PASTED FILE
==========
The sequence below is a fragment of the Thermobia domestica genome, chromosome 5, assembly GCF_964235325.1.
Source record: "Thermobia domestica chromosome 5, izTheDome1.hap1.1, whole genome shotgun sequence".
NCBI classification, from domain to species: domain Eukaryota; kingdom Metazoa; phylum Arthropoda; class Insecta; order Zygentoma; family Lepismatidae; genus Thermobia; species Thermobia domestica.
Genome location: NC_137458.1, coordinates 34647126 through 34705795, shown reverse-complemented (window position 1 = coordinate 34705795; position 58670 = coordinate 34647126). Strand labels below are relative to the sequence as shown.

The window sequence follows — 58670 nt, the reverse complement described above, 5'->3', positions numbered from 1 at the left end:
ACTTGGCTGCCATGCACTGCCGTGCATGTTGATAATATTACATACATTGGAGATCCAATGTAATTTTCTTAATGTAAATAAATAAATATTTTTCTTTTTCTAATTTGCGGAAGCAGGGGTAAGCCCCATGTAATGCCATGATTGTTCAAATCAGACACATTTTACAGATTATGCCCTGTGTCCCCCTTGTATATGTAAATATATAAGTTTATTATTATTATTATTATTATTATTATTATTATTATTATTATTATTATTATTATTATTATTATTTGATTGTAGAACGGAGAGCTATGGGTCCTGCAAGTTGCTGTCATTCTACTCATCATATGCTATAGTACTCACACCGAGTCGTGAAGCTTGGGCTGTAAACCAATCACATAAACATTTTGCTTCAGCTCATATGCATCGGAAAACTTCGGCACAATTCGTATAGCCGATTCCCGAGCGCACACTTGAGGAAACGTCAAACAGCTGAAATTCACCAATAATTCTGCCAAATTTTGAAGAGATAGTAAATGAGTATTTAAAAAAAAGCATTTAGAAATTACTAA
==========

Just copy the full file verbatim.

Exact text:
The sequence below is a fragment of the Thermobia domestica genome, chromosome 5, assembly GCF_964235325.1.
Source record: "Thermobia domestica chromosome 5, izTheDome1.hap1.1, whole genome shotgun sequence".
NCBI classification, from domain to species: domain Eukaryota; kingdom Metazoa; phylum Arthropoda; class Insecta; order Zygentoma; family Lepismatidae; genus Thermobia; species Thermobia domestica.
Genome location: NC_137458.1, coordinates 34647126 through 34705795, shown reverse-complemented (window position 1 = coordinate 34705795; position 58670 = coordinate 34647126). Strand labels below are relative to the sequence as shown.

The window sequence follows — 58670 nt, the reverse complement described above, 5'->3', positions numbered from 1 at the left end:
ACTTGGCTGCCATGCACTGCCGTGCATGTTGATAATATTACATACATTGGAGATCCAATGTAATTTTCTTAATGTAAATAAATAAATATTTTTCTTTTTCTAATTTGCGGAAGCAGGGGTAAGCCCCATGTAATGCCATGATTGTTCAAATCAGACACATTTTACAGATTATGCCCTGTGTCCCCCTTGTATATGTAAATATATAAGTTTATTATTATTATTATTATTATTATTATTATTATTATTATTATTATTATTATTATTATTATTATTTGATTGTAGAACGGAGAGCTATGGGTCCTGCAAGTTGCTGTCATTCTACTCATCATATGCTATAGTACTCACACCGAGTCGTGAAGCTTGGGCTGTAAACCAATCACATAAACATTTTGCTTCAGCTCATATGCATCGGAAAACTTCGGCACAATTCGTATAGCCGATTCCCGAGCGCACACTTGAGGAAACGTCAAACAGCTGAAATTCACCAATAATTCTGCCAAATTTTGAAGAGATAGTAAATGAGTATTTAAAAAAAAGCATTTAGAAATTACTAA